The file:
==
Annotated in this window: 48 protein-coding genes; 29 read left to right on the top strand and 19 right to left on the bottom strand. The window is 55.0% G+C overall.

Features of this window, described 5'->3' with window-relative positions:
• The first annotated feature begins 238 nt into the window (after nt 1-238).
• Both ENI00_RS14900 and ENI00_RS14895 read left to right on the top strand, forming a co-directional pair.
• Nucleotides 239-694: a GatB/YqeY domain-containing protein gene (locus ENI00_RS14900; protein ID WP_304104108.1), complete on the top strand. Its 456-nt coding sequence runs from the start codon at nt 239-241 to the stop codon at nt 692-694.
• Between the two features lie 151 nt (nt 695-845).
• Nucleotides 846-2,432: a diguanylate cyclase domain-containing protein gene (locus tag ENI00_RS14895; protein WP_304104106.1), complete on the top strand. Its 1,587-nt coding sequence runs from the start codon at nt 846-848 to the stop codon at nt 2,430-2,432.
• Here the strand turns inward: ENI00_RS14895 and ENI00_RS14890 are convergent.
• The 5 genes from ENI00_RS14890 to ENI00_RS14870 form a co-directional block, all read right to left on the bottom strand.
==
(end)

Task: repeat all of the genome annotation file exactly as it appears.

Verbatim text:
Annotated in this window: 48 protein-coding genes; 29 read left to right on the top strand and 19 right to left on the bottom strand. The window is 55.0% G+C overall.

Features of this window, described 5'->3' with window-relative positions:
• The first annotated feature begins 238 nt into the window (after nt 1-238).
• Both ENI00_RS14900 and ENI00_RS14895 read left to right on the top strand, forming a co-directional pair.
• Nucleotides 239-694: a GatB/YqeY domain-containing protein gene (locus ENI00_RS14900; protein ID WP_304104108.1), complete on the top strand. Its 456-nt coding sequence runs from the start codon at nt 239-241 to the stop codon at nt 692-694.
• Between the two features lie 151 nt (nt 695-845).
• Nucleotides 846-2,432: a diguanylate cyclase domain-containing protein gene (locus tag ENI00_RS14895; protein WP_304104106.1), complete on the top strand. Its 1,587-nt coding sequence runs from the start codon at nt 846-848 to the stop codon at nt 2,430-2,432.
• Here the strand turns inward: ENI00_RS14895 and ENI00_RS14890 are convergent.
• The 5 genes from ENI00_RS14890 to ENI00_RS14870 form a co-directional block, all read right to left on the bottom strand.